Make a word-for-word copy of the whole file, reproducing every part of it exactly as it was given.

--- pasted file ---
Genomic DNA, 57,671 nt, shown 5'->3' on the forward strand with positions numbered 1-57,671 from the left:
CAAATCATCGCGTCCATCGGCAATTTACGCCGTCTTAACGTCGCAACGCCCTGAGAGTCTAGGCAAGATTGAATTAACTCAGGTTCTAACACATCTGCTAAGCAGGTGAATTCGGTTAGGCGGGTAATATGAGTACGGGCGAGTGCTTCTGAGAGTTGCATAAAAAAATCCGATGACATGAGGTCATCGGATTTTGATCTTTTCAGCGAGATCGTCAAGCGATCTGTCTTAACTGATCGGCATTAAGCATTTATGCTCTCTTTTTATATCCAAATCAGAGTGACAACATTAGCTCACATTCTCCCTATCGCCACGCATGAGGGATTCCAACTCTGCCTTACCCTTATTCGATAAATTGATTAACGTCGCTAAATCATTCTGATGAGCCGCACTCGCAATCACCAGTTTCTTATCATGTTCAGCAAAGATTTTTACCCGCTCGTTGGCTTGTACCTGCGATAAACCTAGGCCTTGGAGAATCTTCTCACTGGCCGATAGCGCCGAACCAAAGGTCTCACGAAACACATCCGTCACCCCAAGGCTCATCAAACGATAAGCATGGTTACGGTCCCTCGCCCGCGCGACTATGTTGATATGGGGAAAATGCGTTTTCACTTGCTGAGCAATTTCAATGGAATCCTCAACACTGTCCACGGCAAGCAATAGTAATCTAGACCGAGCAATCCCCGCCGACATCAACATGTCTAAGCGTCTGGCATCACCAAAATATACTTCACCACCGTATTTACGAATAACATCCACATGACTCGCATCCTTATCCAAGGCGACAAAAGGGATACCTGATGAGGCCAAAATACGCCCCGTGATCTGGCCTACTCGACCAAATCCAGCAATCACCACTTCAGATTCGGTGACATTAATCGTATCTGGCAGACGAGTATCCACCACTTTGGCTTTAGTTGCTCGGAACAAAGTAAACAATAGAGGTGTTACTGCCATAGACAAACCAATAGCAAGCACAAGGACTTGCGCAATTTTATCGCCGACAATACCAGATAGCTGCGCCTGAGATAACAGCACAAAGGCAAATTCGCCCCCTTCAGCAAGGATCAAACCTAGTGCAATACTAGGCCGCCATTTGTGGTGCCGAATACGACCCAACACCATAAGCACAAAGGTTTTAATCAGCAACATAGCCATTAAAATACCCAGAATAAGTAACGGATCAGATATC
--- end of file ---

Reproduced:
Genomic DNA, 57,671 nt, shown 5'->3' on the forward strand with positions numbered 1-57,671 from the left:
CAAATCATCGCGTCCATCGGCAATTTACGCCGTCTTAACGTCGCAACGCCCTGAGAGTCTAGGCAAGATTGAATTAACTCAGGTTCTAACACATCTGCTAAGCAGGTGAATTCGGTTAGGCGGGTAATATGAGTACGGGCGAGTGCTTCTGAGAGTTGCATAAAAAAATCCGATGACATGAGGTCATCGGATTTTGATCTTTTCAGCGAGATCGTCAAGCGATCTGTCTTAACTGATCGGCATTAAGCATTTATGCTCTCTTTTTATATCCAAATCAGAGTGACAACATTAGCTCACATTCTCCCTATCGCCACGCATGAGGGATTCCAACTCTGCCTTACCCTTATTCGATAAATTGATTAACGTCGCTAAATCATTCTGATGAGCCGCACTCGCAATCACCAGTTTCTTATCATGTTCAGCAAAGATTTTTACCCGCTCGTTGGCTTGTACCTGCGATAAACCTAGGCCTTGGAGAATCTTCTCACTGGCCGATAGCGCCGAACCAAAGGTCTCACGAAACACATCCGTCACCCCAAGGCTCATCAAACGATAAGCATGGTTACGGTCCCTCGCCCGCGCGACTATGTTGATATGGGGAAAATGCGTTTTCACTTGCTGAGCAATTTCAATGGAATCCTCAACACTGTCCACGGCAAGCAATAGTAATCTAGACCGAGCAATCCCCGCCGACATCAACATGTCTAAGCGTCTGGCATCACCAAAATATACTTCACCACCGTATTTACGAATAACATCCACATGACTCGCATCCTTATCCAAGGCGACAAAAGGGATACCTGATGAGGCCAAAATACGCCCCGTGATCTGGCCTACTCGACCAAATCCAGCAATCACCACTTCAGATTCGGTGACATTAATCGTATCTGGCAGACGAGTATCCACCACTTTGGCTTTAGTTGCTCGGAACAAAGTAAACAATAGAGGTGTTACTGCCATAGACAAACCAATAGCAAGCACAAGGACTTGCGCAATTTTATCGCCGACAATACCAGATAGCTGCGCCTGAGATAACAGCACAAAGGCAAATTCGCCCCCTTCAGCAAGGATCAAACCTAGTGCAATACTAGGCCGCCATTTGTGGTGCCGAATACGACCCAACACCATAAGCACAAAGGTTTTAATCAGCAACATAGCCATTAAAATACCCAGAATAAGTAACGGATCAGATATC